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HERRIMAN - He was just a little older than his audience when the Nazis starved him and showed him such unspeakable brutality. He's still talking about it now.
The reaction at Fort Herriman Middle School last week was to stand and cheer his courage.
Days after a teenager went on a shooting rampage in Salt Lake City, students at Jordan School District middle schools were mesmerized by David Faber, a Holocaust survivor who weighed 72 pounds when he was freed from a concentration camp at 18. He was the same age as Sulejman Talovic, the Trolley Square shooter.
For the teenagers who had known some of the brutal facts about World War II, Faber's talk was an awakening. They had no real understanding of just how violent and awful the past had been.
"It just tells you in the world there're a lot of bad people," said Nathan Mittel¬staedt, 13. "I think he just didn't give up."
Like many Jews, Faber survived nine concentration camps before immigrating to the United States, where he would write a memoir that is used by schools throughout the nation. In 1945, he had been thrown into a ditch with hundreds of dead bodies when women from the British Red Cross noticed he was moving and rescued him.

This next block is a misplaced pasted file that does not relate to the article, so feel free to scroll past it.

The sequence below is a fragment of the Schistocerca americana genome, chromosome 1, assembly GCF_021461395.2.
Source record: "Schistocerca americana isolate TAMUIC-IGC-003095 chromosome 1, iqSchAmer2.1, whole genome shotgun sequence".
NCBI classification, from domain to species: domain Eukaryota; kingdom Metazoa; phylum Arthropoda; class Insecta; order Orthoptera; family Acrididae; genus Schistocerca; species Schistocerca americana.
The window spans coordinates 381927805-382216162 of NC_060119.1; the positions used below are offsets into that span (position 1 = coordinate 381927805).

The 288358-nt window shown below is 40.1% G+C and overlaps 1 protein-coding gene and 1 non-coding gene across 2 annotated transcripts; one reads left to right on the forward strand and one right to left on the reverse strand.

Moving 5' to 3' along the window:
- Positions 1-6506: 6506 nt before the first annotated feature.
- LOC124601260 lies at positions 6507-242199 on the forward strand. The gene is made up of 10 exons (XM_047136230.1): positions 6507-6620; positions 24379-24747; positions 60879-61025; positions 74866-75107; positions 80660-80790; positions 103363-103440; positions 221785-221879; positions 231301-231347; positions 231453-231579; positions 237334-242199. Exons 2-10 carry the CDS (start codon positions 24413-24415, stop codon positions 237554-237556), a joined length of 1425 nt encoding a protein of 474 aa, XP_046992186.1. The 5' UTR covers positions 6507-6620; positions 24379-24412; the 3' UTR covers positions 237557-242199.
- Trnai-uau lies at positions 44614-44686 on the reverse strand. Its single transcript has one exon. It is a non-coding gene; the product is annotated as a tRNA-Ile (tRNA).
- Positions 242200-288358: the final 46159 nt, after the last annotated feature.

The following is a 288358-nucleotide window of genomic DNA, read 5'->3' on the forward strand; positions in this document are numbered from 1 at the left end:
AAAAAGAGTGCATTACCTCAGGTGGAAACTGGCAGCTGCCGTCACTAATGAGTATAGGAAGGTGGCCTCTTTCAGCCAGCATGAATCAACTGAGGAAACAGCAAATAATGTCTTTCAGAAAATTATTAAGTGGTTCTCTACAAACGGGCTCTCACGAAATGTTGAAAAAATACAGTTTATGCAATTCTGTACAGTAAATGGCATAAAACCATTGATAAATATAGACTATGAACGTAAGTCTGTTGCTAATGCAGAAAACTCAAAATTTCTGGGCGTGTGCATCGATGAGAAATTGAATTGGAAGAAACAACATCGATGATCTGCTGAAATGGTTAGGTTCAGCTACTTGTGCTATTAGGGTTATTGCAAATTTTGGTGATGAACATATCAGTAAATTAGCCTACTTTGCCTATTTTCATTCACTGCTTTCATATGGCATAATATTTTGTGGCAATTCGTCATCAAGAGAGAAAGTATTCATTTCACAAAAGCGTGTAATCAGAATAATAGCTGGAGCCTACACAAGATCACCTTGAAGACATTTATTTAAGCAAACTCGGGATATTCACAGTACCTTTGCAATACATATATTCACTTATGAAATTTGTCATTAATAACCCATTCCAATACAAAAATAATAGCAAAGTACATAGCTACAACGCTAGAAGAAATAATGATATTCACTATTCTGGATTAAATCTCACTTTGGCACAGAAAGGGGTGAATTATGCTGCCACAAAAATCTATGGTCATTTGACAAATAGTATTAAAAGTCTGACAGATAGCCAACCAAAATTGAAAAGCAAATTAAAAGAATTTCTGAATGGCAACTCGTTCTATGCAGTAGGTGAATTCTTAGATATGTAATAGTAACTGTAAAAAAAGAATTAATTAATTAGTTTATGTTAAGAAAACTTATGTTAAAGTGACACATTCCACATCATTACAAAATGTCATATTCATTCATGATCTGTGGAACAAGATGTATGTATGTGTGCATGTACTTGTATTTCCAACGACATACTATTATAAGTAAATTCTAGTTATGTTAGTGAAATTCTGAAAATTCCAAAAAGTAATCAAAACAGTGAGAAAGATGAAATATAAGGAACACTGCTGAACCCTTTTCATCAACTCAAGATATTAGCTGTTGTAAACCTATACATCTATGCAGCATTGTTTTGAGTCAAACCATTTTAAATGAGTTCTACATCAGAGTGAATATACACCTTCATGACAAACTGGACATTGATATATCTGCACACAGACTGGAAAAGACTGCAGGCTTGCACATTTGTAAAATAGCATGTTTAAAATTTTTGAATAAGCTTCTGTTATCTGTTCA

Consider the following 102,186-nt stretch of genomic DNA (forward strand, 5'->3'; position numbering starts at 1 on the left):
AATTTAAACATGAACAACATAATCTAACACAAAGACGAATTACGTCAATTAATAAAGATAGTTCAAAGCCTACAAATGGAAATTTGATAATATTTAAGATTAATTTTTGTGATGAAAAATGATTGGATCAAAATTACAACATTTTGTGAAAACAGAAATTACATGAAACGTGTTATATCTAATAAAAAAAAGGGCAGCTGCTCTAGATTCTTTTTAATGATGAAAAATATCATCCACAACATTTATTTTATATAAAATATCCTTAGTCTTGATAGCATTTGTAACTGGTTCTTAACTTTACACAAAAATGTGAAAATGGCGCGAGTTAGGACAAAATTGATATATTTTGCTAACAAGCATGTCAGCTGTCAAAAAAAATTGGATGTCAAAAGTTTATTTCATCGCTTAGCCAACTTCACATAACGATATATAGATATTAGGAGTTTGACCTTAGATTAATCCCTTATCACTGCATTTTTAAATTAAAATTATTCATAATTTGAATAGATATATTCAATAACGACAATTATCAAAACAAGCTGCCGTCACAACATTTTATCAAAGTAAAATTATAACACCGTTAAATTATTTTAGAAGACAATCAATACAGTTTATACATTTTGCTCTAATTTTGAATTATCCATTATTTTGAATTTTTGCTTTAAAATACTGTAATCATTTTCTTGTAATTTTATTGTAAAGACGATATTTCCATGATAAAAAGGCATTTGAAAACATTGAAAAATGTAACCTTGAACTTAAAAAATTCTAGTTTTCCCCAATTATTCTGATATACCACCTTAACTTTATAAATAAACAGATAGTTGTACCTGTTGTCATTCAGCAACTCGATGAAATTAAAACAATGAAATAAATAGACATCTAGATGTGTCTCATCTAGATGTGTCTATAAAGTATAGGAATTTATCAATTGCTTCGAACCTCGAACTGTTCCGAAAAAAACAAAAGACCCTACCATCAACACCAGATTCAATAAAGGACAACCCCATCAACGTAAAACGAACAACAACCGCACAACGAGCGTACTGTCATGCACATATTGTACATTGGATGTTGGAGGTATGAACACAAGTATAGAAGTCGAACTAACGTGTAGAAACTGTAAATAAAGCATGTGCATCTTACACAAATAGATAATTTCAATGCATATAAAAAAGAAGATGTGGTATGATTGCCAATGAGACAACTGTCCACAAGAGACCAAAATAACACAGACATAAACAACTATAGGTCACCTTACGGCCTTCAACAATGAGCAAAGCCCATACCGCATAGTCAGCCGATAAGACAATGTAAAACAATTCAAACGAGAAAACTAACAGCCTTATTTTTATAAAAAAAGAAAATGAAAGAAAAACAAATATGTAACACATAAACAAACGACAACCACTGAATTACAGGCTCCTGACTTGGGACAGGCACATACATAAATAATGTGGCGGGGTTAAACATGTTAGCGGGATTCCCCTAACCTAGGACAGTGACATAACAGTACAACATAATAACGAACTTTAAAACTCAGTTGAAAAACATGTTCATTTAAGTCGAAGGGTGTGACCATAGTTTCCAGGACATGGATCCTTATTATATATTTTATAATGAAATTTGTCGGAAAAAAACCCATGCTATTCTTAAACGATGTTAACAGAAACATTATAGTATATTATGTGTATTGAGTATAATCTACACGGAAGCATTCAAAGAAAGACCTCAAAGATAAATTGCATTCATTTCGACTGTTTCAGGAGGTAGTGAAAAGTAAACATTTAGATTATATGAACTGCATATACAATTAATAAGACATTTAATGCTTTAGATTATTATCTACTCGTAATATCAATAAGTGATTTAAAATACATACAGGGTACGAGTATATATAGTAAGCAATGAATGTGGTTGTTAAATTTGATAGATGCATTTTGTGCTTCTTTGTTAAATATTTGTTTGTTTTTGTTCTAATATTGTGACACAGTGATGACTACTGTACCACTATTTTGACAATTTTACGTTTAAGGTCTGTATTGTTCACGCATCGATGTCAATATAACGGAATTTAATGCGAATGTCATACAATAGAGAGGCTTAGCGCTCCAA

"I was a living skeleton," he told the students.
The Polish man would go on to be a witness at the trial of Adolf Eichmann, who orchestrated the "Final Solution," the Nazi attempt to exterminate the Jewish population. Faber's parents, his brother and five of his six sisters were killed by the Nazis.
Students at Fort Herriman said they were not confident they could survive such an ordeal. Reading about Anne Frank or learning about gas chambers had not made them truly understand the level of hate.
"I was sort of ashamed about how people can act," said Andy Godfrey, 13. He hadn't known that the Nazis killed people and laughed about it.
Several of the students admitted they had cried during the presentation. One girl said she planned to go home and tell her family what she'd heard.
In bringing Faber to the school, officials hoped to expose students to someone who has lived through the tragedy of the war and connect curriculum to real life.
"It's kind of a rare opportunity for them to actually hear and see the emotion that he brought to it," said Fort Herriman assistant principal Kenna Sorensen. "A lot of times people don't emotionally connect to history like we want them to."
Kendra Larsen, 13, said she had been "bawling like a baby" during Faber's talk.
"I kind of felt guilty," she said. "We think in middle school we know what hate is."
They may think they have it "bad," but the reality is their lives are good.
"I'm going to think more carefully when I go around getting mad about stupid things," Kendra said.